The photographic self-portrait deliberately denies the artist's identity that the self-portrait is traditionally exposed to and asks questions about the context surrounding him. The syndicated man who made his body itself paradoxically by putting on himself and consciously erased himself, and Nikki who visually expresses the cultural codes inherent in the practical experience, have the subject of the artist's body in common. The artist, covered with a second identity, enters into the work and becomes the subject of the story and the subject of the work, and comes out of the work and contemplates his body transforming like a chameleon.

주제어(Key words) 신디 셔먼(Cindy Sherman), 니키 리(Nikki Lee), 분장(Make-up), 신체(Body), 자화상(Self-portrait), 사진(Photography), 현대미술(Contemporary Art), 페미니즘(Feminism)


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분장은 인간의 생존과 본능의 욕구를 충족시키는 것으로 시작해, 문명의 발전, 예능의 발전, 르네상스 시대, 사진의 등장과 같은 인류사의 커다란 사건들을 계기로 변모해왔다. 현대 사회에서는 분장은 개성 표현으로서의 역할을 수행하고 있는데, 예술에서의 분장은 실제와 분리된 허구의 정체성을 시각적으로 소통한다. 정체성을 소통하는 과정에서 인물의 내면성은 외형으로 발현되고, 외형은 내면성을 암시한다. 현대 미술에서의 자화상은 작가 자신이 주제가 되는 것이 아닌, 작가를 통해서 표현된 외적의 인물이나 사건, 개념 등이 조명을 받는다. 사진을 매체로 채택하는 현대 미술가는 재현적으로 표현되는 사진의 특성을 인지하며, 스스로를 지우기 위해 분장을 기술적으로 사용한다. 대중 문화에서 정형화된 여성의 모습부터 동화 속의 그로테스크한 존재의 추함부터 명화에 내재된 성의 표현까지, 신디셔먼은 분장을 통해 표현하고자 하는 주체로 변화한다. 연출된 모습은 사진으로 기록되어 작품 속에서 허구의 정체성으로서 메시지를 소통한다. 니키리는 미국 사회 속의 비주류 문화 속에 일정 기간 들어가 생활하고 그들의 모습을 내재화하며 분장을 도구 삼아 체화된 정체성을 표현한다. 본 연구는 이 두 여류 현대작가들이 사진 자화상을 제작하는데 있어 개입한 분장의 역할과 의의를 살펴보고자 한다.


The Role of Make-up in Self-Portrait Photography of Female Contemporary Artists: Focusing on Cindy Sherman and Nikki Lee

Ryu, Soo Yon (Seoul National University)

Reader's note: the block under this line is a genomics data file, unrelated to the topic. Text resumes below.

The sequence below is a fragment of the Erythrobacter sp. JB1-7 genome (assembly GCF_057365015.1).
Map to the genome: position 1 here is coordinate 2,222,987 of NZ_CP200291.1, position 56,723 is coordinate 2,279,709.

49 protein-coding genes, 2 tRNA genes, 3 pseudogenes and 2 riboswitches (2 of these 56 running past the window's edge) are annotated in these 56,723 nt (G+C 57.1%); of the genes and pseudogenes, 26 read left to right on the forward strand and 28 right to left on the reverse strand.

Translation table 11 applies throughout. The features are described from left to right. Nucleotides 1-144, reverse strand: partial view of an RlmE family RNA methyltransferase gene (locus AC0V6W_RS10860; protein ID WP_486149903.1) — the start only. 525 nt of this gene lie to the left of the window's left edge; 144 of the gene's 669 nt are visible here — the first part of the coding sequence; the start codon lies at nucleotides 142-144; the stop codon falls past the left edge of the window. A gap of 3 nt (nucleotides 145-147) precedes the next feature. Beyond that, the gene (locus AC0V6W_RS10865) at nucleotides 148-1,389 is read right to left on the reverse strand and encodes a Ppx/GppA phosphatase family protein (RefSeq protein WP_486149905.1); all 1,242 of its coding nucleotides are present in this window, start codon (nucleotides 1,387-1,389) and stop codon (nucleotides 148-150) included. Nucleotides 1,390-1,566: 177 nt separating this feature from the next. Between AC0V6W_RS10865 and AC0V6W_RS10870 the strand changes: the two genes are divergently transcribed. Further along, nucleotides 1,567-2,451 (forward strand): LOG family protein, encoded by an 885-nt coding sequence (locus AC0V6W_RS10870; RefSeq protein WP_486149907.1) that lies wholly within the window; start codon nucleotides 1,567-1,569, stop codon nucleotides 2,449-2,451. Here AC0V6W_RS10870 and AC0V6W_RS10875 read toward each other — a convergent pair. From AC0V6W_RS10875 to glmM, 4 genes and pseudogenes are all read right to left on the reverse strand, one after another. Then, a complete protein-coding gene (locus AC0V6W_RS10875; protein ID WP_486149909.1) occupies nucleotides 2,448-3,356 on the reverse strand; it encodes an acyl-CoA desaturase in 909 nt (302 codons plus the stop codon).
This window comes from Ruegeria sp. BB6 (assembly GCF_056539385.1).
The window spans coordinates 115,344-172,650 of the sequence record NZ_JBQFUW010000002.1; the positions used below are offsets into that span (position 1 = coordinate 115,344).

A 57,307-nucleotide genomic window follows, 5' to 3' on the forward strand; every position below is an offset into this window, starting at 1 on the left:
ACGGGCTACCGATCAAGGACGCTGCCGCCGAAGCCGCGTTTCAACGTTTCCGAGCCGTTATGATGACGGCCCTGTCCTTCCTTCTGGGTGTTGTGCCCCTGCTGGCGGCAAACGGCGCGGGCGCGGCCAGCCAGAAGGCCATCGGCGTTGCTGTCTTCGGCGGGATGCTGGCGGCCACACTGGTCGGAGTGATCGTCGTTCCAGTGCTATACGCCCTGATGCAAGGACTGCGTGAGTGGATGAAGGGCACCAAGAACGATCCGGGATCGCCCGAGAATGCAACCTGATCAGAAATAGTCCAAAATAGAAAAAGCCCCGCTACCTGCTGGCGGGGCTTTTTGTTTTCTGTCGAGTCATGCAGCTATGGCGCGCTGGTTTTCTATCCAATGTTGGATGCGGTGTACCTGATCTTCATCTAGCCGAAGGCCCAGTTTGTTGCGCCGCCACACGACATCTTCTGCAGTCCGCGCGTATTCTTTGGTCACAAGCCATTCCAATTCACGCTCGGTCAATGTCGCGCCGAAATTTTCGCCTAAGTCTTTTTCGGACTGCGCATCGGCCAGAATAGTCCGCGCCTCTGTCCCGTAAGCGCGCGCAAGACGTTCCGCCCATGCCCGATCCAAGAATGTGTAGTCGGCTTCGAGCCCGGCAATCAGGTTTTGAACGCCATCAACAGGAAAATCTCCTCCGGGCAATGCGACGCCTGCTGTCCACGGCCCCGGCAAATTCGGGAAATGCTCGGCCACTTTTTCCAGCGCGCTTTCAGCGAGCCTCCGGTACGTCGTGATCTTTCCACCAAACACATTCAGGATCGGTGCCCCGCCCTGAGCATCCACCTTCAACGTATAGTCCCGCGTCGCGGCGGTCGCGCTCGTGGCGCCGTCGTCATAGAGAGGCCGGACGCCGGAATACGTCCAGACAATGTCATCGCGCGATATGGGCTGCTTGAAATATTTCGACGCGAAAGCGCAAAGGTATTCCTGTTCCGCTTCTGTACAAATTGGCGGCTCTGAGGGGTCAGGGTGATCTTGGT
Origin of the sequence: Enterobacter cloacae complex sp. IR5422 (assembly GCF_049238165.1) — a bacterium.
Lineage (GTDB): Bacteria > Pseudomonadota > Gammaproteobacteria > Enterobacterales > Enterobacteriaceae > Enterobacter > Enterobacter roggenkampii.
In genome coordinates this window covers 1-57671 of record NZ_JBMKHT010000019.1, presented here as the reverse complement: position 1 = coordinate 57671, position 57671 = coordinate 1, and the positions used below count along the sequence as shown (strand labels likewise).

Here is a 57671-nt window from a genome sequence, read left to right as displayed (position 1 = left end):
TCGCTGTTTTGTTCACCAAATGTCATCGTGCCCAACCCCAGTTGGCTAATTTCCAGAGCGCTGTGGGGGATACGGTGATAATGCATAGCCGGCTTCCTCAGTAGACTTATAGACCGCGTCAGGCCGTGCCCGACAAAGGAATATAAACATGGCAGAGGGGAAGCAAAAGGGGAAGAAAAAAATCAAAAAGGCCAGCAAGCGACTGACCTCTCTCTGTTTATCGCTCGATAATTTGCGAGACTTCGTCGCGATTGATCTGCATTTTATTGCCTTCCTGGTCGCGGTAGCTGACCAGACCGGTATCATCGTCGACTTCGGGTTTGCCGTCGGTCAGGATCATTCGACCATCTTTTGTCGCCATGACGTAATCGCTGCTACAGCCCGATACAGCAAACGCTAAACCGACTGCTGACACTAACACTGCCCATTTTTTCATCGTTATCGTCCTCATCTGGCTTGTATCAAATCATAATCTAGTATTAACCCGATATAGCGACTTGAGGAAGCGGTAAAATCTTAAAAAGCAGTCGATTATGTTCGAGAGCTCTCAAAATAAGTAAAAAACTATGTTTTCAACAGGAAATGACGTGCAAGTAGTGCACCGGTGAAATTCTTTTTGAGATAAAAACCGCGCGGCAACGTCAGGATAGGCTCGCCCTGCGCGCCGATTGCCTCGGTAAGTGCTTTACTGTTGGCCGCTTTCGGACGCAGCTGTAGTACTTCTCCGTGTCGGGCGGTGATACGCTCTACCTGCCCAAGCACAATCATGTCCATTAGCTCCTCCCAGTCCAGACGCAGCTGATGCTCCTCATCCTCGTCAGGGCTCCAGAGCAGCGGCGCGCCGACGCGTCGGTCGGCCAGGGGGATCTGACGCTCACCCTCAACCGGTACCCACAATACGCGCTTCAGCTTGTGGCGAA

Make-up began to meet human's survival and instinct needs, and evolved alongside some main anthropological events, such as the development of civilization, advancement of entertainment, the Renaissance, and the advent of photography. In the modern society, make-up serves as an expressive tool of individuality. In art, make-up visually communicates a fabricated identity, set apart from reality. In the process of communicating identity, an individual's internality is expressed by the appearance, and appearance alludes internality. In contemporary art, the artist does not become the subject of a self-portrait, but external characters, events, phenomena are highlighted through the artist. Contemporary artists who selected photography as their medium perceive the representative photographic characteristic, and use make-up technically to erase the artist self. Cindy Sherman utilizes make-up to change into the subject of expression, from patterned depiction of female in popular culture, to the ugliness of grotesque creatures in children’s story, to depiction of gender in noted paintings. The staged appearance is photographed to communicate messages from a fabricated identity within the work. Nikki Lee lives for a certain amount of time in the sub-culture societies of America, internalize their forms, and employ make-up to express the accumulated identity. This study aims to examine the role of make-up and its significance in the self-portrait photography production of these two female contemporary artists.